by Kenneth Burt
The harsh reality that politics and war are intertwined is evident in the decision of the Congressional Hispanic Caucus to pressure filmmaker Ken Burns to include Latinos in his PBS documentary on World War II.
Latinos were part of conflict from the beginning as the Japanese attack on Pearl Harbor claimed the life of Rudolf Martínez of San Diego. Valor on the battlefields of Asia and Europe was widely recognized and Latinos won more Congressional Medals of Honor than any other ethnic group.
Equally important, the returning veterans demonstrated leadership in communities from coast to coast as they fought to overcome discrimination and to play a more active role in civic life.
It is no coincidence that the first Latinos to serve in high profile appointed and elected posts in states like California after World War II were veterans.
Congressman Edward R. Roybal was a veteran. So, too, were the first two Latinos elected to the California State Legislature, John Moreno and Phil Soto.
In addition to his public service, veterans such as Roybal founded the Community Services Organization and the Mexican American Political Association in California.
Military service provided invaluable leadership training. The GI Bill made it possible to attend college, buy a home, or start a business.
The veteran label also tapped into a universal value that made it easier to reach beyond the Latino community for support when problems did arise.
Such was the case in Three Rivers, Texas, after the mortuary owner refused to bury Pvt. Félix Longoria, who died fighting for the liberation of the Philippines.
Dr. Héctor García, himself a former military medic, used patriotism to trump discrimination in successfully appealing to U.S. Senator Lyndon Johnson for help in interring Longoria’s body at the national cemetery in Arlington, Virginia.
The Longoria incident led to the formation of the American GI Forum as a group for Mexican Americans veterans. Under Dr. García’s leadership, the GI Forum organized itself in two-dozen states and became an important national political influence.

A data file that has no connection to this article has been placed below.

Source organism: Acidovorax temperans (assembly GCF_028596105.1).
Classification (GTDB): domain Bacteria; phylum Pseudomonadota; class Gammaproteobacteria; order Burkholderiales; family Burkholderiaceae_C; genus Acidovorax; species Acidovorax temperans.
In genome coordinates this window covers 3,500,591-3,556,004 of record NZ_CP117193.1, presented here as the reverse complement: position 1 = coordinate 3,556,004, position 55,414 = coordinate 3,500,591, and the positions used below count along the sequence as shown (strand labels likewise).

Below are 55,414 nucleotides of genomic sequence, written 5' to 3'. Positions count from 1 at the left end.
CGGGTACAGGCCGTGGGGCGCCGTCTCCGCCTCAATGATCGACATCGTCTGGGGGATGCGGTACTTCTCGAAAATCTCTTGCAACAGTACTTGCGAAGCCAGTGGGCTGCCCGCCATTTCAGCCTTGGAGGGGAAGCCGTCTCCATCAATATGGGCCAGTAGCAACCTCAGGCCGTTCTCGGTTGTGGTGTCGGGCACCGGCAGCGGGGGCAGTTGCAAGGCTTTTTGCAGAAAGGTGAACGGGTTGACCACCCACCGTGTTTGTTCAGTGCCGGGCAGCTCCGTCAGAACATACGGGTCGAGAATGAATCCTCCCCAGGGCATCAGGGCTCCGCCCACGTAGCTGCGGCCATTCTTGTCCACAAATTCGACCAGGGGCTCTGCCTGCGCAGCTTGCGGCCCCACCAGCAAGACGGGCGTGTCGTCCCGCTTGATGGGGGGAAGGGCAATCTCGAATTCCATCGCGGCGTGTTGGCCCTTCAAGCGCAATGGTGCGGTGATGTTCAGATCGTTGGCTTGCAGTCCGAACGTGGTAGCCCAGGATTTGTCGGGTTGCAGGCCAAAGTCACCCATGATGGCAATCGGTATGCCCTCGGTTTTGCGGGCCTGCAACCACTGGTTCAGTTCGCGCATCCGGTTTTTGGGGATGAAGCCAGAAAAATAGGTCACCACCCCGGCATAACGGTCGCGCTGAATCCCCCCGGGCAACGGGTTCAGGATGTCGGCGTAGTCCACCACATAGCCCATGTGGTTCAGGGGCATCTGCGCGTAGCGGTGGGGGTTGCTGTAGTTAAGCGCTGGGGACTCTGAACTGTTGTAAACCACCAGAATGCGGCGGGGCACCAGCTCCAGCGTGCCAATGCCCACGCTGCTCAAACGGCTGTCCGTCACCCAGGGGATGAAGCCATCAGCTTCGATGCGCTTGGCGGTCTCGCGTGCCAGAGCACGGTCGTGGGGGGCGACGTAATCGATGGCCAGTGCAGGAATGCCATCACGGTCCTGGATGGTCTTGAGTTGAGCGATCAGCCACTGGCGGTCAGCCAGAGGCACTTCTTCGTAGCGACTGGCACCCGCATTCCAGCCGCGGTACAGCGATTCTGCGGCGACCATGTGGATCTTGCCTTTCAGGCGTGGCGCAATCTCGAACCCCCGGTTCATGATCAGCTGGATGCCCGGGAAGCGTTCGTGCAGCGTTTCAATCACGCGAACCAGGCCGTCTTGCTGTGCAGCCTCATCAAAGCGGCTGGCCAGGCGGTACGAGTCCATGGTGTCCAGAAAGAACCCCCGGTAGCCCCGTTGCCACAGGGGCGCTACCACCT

In the 1950s, it encouraged Latinos to pay the Texas “poll tax” so that they could vote. In California, the Forum encouraged Governor Goodwin Knight to appoint fellow veteran Carlos Terán as the first Latino on the Los Angeles Municipal Court.
President Kennedy’s appointees included a number of veterans, such as Héctor Godínez, the League of United Latin American Citizens president. Kennedy named Godina to be the Postmaster in Santa Ana, Calif. Godina learned his leadership skills as a tank commander under George Patton.
President Johnson also sought out veterans. In 1964, he named Daniel Luevano as the Undersecretary of the Army, making him the highest-ranking Latino in the federal government.
This dynamic of veterans playing significant roles in government was equally true before World War II. Following his election in 1938, Governor Culbert Olson in California appointed Anthony P. Entenza to the Veterans Home Board. Entenza served as the past national commander of the United Spanish American War Veterans. Olson also appointed Ernesto Orfila to the Veterans Welfare Board. A veteran of the First World War, Orfila was active in the American Legion.
Entenza and Orfila were among the very few Spanish speaking attorneys in the nation.
Given this history, it is hard to understand how Ken Burns overlooked the huge role of Latinos in World War II. For its part, PBS was aware of the issue because in 2002 I served as the historian for a mini-documentary on Latino veterans than ran in conjunction with American Family, the PBS show staring Edward Olmos and Raquel Welch.
Latinos have served with honor both on the battlefields and within the civic area. The latter is extensively examined in my new book, The Search for a Civic Voice: California Latino Politics.
(Kenneth Burt is author of The Search for a Civic Voice: California Latino Politics. For more information, go to www.KennethBurt.com). © 2007.